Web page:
Shout out your name so it echoes in every room, yeah

That’s what I’d do,
That’s what I’d do,
That’s what I’d do,
To get through to you

I’m gonna muster every ounce of confidence I have
And cannon ball into the water
I’m gonna muster every ounce of confidence I have
For you I will
You always want what you can’t have
But I’ve got to try
I’m gonna muster every ounce of confidence I have
For you I will
For you I will
For you I will
For you I will

Lateral Love Australia Song of the Week

Friday 6 September 2013 – Lateral Love Australia Song of the Week

The Schoolly Crew – ‘Children Of The Sun’

Published on 29 Oct 2012

Created in October 2012 as part of a 4 week community project in the one of the more remote indigenous communities in the Central Desert – Alparrurulam, NT. Located around 7hrs from Alice Springs, and 3hrs from Mt Isa.

This project looked at using music, film and storytelling to celebrate local culture and community, and bringing attention to the issue of alcohol and binge drinking in NT communities.

‘Children Of The Sun’ is the first of four songs to come out of a partnership between Desert Pea Media and Barkly Shire Council. It will be included on a DVD compilation to be released later in 2012.

Artistic Director Toby Finlayson
Music produced by Joel ‘Roc West’ Westlake
Written,Shot and edited by Toby Finlayson
Co-facilitated and directed by Yze and Orb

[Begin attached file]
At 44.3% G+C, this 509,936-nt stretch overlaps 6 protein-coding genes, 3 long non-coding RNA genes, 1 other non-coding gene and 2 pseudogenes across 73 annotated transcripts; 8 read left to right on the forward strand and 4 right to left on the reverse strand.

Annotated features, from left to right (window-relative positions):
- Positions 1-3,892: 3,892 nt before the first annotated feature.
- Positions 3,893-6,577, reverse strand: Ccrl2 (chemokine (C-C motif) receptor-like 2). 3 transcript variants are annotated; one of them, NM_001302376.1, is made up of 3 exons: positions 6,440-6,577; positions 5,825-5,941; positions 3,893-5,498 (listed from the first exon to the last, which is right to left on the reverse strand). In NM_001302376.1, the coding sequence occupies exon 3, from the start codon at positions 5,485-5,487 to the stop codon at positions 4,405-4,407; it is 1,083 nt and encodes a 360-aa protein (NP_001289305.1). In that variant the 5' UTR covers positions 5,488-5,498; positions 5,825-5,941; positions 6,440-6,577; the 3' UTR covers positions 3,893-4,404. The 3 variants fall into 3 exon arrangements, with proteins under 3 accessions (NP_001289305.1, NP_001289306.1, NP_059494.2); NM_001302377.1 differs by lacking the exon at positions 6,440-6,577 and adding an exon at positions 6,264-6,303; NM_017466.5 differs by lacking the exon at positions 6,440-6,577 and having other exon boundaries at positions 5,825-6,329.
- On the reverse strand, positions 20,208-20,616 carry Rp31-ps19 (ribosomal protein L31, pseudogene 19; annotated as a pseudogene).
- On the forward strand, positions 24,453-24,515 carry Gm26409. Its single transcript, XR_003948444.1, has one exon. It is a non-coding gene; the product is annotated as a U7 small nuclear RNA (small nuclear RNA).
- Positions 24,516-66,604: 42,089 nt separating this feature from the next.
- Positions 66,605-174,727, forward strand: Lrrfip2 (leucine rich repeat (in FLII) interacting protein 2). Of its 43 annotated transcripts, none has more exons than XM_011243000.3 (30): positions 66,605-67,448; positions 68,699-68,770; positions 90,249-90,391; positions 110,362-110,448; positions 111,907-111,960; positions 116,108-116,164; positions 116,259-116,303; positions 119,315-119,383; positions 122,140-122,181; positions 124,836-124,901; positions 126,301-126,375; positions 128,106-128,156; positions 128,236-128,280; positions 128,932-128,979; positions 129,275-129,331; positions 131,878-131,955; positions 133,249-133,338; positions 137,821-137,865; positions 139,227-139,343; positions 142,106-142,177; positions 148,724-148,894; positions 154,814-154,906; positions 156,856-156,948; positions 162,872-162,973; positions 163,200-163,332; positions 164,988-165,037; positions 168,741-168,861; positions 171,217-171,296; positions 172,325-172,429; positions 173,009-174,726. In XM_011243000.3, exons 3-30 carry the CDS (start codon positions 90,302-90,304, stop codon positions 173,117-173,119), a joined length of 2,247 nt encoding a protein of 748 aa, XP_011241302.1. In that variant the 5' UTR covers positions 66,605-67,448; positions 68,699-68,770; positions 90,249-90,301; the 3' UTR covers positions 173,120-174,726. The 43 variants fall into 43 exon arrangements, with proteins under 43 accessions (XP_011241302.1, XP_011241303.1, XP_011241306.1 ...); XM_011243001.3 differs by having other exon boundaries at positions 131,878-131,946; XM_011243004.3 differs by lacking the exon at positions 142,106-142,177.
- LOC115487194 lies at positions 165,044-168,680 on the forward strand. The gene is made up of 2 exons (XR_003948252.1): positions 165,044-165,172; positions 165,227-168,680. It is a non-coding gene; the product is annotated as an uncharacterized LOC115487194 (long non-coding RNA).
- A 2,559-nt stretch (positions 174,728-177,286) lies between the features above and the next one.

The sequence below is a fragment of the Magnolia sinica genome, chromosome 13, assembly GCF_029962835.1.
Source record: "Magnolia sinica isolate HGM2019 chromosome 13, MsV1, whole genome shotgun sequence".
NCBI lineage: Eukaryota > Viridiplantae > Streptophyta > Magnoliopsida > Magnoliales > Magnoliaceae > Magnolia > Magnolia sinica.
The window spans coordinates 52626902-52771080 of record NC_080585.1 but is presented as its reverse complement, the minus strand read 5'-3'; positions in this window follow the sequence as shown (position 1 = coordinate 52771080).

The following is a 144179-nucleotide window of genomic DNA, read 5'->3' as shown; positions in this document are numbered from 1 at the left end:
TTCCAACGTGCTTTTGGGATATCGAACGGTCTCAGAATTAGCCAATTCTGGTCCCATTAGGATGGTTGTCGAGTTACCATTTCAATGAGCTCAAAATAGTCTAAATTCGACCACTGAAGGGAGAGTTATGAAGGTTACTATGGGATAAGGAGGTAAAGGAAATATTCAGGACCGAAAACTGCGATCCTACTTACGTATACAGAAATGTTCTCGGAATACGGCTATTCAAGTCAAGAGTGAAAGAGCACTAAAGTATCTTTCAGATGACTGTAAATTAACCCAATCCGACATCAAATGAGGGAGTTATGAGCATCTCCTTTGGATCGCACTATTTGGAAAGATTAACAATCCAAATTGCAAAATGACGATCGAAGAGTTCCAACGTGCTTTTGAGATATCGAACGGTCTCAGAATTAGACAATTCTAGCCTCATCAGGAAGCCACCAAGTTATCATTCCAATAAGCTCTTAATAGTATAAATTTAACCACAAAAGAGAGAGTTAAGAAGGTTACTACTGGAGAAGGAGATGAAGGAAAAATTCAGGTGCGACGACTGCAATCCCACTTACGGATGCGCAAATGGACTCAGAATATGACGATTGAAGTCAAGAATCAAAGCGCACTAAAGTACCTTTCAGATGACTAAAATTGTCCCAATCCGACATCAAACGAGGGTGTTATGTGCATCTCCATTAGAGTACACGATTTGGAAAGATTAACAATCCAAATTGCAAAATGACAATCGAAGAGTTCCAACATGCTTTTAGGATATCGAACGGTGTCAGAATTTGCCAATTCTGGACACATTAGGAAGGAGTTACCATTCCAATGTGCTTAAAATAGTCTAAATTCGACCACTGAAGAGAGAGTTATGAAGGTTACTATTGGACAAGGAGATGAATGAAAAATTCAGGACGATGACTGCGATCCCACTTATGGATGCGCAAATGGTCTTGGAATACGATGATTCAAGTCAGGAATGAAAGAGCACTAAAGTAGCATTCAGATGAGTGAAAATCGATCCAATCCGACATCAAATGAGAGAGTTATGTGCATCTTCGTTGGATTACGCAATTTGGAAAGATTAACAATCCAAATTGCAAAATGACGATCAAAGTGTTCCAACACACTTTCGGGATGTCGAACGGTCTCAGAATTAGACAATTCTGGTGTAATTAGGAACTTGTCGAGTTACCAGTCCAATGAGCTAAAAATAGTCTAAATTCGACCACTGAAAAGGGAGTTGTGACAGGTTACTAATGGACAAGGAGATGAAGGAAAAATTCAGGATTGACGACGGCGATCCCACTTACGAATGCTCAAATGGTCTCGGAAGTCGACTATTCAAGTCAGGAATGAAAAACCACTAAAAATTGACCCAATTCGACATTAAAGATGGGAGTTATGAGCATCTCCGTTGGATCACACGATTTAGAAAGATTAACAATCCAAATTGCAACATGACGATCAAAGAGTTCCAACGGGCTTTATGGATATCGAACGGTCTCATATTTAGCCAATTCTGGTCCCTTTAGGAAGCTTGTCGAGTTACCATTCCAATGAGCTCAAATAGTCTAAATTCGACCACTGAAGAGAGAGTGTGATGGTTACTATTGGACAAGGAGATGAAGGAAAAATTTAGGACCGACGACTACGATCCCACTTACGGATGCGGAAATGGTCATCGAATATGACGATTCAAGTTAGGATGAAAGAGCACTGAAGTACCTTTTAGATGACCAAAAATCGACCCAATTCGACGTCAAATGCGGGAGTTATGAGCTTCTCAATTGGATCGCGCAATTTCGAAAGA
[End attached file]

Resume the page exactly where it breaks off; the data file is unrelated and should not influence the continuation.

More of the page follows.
Awesome team.

LYRICS

Lookadilay, what now? Welcome to my town
Yawada people. Listen to the sound

Ear to the ground, big Llira, Big sky

No car, so we take old bacon for a ride

Yawada people the deadly kids
Breakdance in the dirt, backspin back flips, headspin
Anything yep we can do
I’d like to introduce the deadly crew

Who? Alparrululam! wassup
When the sun beat down is it hot enough?
At the disco we go battle it out
If you Yawada and proud then shout out loud
Alparrulum we the crew

Children of the sun
Children of the sun
Comin from the desert comin comin from the Desert
Break
Strength and unity and strength
Children of the sun
Break
Children of the sun – high

Dogs are biting mobs are fighting
Babies crying kids are hiding
Read the writing take care of ya mob
Be safe be strong say no to grog

Coz we better than that
We make the deadliest rap
You can follow the track all over the map
Put a fishin line in ya backpack — walk along
Give up the grog stay strong…

Children of the sun
Children of the sun
Comin from the desert comin comin from the Desert
Break
Strength and unity and strength
Children of the sun
Break
Children of the sun